Lingo-1 is a negative regulator of myelination. Repairment of demyelinating diseases, such as multiple sclerosis (MS)/experimental autoimmune encephalomyelitis (EAE), requires activation of the myelination program. In this study, we observed the effect of RNA interference on Lingo-1 expression, and the impact of Lingo-1 suppression on functional recovery and myelination/remyelination in EAE mice. Lentiviral vectors encoding Lingo-1 short hairpin RNA (LV/Lingo-1-shRNA) were constructed to inhibit Lingo-1 expression. LV/Lingo-1-shRNA of different titers were transferred into myelin oligodendrocyte glycoprotein-induced EAE mice by intracerebroventricular (ICV) injection. Meanwhile, lentiviral vectors carrying nonsense gene sequence (LVCON053) were used as negative control. The Lingo-1 expression was detected and locomotor function was evaluated at different time points (on days 1,3,7,14,21, and 30 after ICV injection). Myelination was investigated by luxol fast blue (LFB) staining.LV/Lingo-1-shRNA administration via ICV injection could efficiently down-regulate the Lingo-1 mRNA and protein expression in EAE mice on days 7,14,21, and 30 (P < 0.01), especially in the 5 × 10(8) TU/mL and 5 × 10(9) TU/mL LV/Lingo-1-shRNA groups. The locomotor function score in the LV/Lingo-1-shRNA treated groups were significantly lower than the untreated or LVCON053 group from day 7 on. The 5 × 10(8) TU/mL LV/Lingo-1-shRNA group achieved the best functional improvement (0.87 ± 0.11 vs. 3.05 ± 0.13, P < 0.001). Enhanced myelination/remyelination was observed in the 5 × 10(7) , 5 × 10(8) , 5 × 10(9) TU/mL LV/Lingo-1-shRNA groups by LFB staining (P < 0.05, P < 0.01, and P < 0.05).The data showed that administering LV/Lingo-1-shRNA by ICV injection could efficiently knockdown Lingo-1 expression in vivo, improve functional recovery and enhance myelination/remyelination. Antagonism of Lingo-1 by RNA interference is, therefore, a promising approach for the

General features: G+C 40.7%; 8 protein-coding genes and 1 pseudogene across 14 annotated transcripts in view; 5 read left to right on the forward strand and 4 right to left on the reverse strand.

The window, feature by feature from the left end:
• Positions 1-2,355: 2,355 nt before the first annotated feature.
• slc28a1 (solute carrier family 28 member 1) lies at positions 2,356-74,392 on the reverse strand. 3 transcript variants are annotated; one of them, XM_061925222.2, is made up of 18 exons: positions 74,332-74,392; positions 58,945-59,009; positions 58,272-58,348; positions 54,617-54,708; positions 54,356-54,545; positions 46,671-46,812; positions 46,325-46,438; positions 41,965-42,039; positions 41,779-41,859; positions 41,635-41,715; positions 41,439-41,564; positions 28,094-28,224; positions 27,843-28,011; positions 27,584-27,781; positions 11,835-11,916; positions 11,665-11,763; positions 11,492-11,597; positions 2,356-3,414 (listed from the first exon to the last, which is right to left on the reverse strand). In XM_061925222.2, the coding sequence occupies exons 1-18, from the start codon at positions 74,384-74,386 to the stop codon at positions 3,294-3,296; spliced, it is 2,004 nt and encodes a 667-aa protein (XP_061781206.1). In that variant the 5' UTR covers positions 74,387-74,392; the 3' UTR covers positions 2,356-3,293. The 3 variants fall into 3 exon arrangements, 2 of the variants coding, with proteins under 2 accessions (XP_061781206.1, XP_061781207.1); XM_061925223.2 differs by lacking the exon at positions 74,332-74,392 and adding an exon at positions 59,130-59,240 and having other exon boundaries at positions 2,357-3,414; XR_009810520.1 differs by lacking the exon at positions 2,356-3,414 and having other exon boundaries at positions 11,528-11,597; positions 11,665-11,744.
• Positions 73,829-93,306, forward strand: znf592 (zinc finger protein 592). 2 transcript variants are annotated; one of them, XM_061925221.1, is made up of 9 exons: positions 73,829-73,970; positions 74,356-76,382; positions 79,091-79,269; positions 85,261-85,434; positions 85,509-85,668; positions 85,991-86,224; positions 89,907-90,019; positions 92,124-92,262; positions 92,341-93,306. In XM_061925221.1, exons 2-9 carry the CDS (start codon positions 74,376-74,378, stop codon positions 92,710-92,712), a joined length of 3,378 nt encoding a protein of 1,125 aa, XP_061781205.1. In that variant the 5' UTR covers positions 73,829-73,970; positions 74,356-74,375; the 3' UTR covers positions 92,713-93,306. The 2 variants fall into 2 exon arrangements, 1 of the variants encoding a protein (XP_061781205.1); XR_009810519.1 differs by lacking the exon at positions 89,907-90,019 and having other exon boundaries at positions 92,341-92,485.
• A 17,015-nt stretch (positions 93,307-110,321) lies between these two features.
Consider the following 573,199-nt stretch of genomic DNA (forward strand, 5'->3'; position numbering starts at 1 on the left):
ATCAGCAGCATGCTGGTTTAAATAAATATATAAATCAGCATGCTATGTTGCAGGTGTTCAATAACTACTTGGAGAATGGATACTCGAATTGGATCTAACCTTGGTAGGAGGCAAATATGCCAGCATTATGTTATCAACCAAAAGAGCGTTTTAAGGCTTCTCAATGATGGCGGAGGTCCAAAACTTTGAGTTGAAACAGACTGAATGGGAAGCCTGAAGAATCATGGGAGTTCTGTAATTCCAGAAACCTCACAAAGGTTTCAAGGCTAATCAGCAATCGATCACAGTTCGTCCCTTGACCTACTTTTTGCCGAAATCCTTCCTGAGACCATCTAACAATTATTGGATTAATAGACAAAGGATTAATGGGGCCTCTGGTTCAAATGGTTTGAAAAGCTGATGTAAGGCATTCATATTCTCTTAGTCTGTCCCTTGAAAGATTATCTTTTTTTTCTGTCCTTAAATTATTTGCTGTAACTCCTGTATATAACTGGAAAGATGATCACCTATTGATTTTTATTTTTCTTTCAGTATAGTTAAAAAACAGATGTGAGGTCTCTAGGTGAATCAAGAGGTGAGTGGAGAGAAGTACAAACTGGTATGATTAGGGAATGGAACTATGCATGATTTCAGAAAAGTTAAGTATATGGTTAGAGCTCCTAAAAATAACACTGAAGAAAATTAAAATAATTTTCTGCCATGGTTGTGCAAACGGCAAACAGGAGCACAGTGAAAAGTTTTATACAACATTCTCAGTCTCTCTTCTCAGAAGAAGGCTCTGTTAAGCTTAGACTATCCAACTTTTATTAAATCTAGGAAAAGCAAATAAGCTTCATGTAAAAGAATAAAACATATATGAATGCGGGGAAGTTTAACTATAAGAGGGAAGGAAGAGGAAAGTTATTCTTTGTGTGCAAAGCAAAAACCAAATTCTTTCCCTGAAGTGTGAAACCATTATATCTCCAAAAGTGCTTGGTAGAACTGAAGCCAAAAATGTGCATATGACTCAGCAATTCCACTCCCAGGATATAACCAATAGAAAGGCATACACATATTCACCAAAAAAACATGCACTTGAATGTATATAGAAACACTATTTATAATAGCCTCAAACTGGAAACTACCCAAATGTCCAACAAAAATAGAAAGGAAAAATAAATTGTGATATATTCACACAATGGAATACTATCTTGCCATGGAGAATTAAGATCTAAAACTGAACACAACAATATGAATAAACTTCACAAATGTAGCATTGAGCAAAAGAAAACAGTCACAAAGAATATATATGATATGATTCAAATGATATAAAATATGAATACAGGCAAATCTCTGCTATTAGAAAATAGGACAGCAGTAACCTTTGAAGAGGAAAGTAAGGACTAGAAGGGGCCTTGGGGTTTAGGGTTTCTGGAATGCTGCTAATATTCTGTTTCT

20. Role of Anti-Osteopontin Antibodies in Multiple Sclerosis and Experimental Autoimmune Encephalomyelitis

    PubMed Central

    Clemente, Nausicaa; Comi, Cristoforo; Raineri, Davide; Cappellano, Giuseppe; Vecchio, Domizia; Orilieri, Elisabetta; Gigliotti, Casimiro L.; Boggio, Elena; Dianzani, Chiara; Sorosina, Melissa; Martinelli-Boneschi, Filippo; Caldano, Marzia; Bertolotto, Antonio; Ambrogio, Luca; Sblattero, Daniele; Cena, Tiziana; Leone, Maurizio; Dianzani, Umberto; Chiocchetti, Annalisa

    2017-01-01